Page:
Clinical Pathway

The Clinical Pathway to Antibiotic Approval

Antibiotic resistance is an urgent global health threat. Multi-drug resistant bacteria, or superbugs, are on the rise and have outpaced the development of effective antibiotics – threatening our ability to treat common infections and support modern medicine.

Globally, over six million people die each year in hospitals due to sepsis, a life-threatening response to an infection for which no specific treatments exist. Doctors treating sepsis patients are in a race against time, with mortality rates increasing by 6% each hour if left untreated.

RECCE® 327 shows potential to reduce drug resistance against traditional antibiotics. Introducing a new treatment option can reduce the use of traditional antibiotics, lowering the selective pressure on bacteria that leads to the development of resistance.

There are three distinct phases of clinical evaluation prior to approval for new drugs.

Phase 1

These studies are usually conducted in 20-80 healthy volunteers and aim to determine if the drug is safe, if it has any side effects and how it is metabolised and excreted.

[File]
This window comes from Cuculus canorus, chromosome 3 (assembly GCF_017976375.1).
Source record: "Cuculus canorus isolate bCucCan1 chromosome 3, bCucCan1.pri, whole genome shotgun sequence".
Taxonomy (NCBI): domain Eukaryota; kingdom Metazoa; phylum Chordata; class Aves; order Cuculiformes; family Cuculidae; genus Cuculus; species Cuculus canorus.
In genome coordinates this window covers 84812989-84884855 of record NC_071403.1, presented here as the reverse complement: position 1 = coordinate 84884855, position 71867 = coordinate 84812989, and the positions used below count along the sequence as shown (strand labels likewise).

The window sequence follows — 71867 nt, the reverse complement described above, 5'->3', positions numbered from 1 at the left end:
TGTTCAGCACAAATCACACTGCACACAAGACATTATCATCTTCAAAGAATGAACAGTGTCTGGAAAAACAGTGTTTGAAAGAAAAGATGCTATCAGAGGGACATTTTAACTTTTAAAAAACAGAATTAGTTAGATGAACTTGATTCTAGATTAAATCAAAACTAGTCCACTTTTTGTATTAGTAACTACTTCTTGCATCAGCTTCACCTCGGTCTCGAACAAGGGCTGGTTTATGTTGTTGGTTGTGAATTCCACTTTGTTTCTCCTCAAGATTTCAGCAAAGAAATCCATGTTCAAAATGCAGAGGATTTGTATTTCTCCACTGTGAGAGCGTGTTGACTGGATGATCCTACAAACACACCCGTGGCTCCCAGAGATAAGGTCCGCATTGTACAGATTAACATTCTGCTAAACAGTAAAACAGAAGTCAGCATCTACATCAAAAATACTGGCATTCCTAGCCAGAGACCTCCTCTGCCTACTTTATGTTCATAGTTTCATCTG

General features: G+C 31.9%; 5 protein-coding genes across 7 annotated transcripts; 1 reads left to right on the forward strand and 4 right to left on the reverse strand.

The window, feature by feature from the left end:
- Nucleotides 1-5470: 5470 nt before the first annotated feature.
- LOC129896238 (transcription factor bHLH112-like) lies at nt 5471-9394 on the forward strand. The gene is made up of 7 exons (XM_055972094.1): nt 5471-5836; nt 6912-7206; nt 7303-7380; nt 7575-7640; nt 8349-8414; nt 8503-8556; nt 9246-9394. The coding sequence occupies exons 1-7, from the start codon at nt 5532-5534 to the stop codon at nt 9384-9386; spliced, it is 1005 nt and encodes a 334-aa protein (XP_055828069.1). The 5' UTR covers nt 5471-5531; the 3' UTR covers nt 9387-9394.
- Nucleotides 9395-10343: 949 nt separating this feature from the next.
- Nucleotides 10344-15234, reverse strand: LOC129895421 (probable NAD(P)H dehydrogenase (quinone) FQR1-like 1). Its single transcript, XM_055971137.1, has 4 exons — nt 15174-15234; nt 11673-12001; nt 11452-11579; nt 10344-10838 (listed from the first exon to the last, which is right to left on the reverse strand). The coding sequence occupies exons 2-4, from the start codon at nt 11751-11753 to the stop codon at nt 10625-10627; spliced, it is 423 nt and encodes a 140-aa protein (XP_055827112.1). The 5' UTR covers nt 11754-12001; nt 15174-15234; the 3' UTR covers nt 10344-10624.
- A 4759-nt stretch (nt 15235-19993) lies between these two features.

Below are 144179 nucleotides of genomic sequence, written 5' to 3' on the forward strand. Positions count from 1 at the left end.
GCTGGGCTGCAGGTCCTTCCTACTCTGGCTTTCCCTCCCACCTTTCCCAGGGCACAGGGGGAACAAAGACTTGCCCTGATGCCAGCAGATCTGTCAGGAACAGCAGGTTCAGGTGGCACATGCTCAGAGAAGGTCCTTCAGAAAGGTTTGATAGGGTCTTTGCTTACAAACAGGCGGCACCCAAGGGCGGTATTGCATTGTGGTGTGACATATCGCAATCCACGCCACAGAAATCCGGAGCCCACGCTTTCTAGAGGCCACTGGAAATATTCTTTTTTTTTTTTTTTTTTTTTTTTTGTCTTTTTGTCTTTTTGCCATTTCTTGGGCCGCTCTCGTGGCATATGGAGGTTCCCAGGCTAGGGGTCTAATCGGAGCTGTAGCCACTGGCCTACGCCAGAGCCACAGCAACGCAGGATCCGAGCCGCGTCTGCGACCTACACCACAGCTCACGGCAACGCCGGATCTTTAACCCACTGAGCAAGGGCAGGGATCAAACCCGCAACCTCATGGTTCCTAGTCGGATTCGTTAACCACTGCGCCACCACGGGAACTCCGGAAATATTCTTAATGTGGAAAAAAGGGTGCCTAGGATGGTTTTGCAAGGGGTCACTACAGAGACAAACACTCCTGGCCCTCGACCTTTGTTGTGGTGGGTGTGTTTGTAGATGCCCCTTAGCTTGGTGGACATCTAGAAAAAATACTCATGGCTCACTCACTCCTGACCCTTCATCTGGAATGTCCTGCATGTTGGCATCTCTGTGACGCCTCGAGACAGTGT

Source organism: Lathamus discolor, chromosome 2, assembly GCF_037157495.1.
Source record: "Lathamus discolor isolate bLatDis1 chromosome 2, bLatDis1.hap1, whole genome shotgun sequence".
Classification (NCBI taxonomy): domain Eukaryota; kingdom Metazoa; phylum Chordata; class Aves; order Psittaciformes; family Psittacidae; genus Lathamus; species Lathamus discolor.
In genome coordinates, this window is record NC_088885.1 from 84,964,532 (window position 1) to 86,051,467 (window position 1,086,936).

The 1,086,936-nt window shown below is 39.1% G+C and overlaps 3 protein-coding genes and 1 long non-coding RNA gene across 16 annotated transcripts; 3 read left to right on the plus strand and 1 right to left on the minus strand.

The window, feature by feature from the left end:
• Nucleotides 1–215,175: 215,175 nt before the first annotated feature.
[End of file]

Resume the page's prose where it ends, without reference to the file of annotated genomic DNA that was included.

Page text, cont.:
Phase 2

These studies are usually conducted in 20-80 unwell patients. The focus in Phase 2 study is on effectiveness and data on whether the drug works in people who have a certain disease or condition. Safety and short-term side effects continue to be evaluated. At the end of Phase II study the drug developer and the FDA will discuss the structure and size of the final phase.

Phase 3

These studies enrol a much larger number of patients than Phase I and Phase II study. The aim is to gather more information about safety and effectiveness of the drug. Phase III studies look at use of the drug in different populations and different dosages and using the drug in combination with other drugs and how it interacts.

Sepsis – Clinical Observations…

There are currently no drugs available specific to the treatment of sepsis (blood poisoning). The medical observation of the patients battling the deadly disease is comparatively simple due to its fast acting, highly symptomatic nature. For this reason, compared to other clinical trials, patient outcomes are relatively obvious and accordingly time and associated developmental costs to reach regulatory approval may be less.

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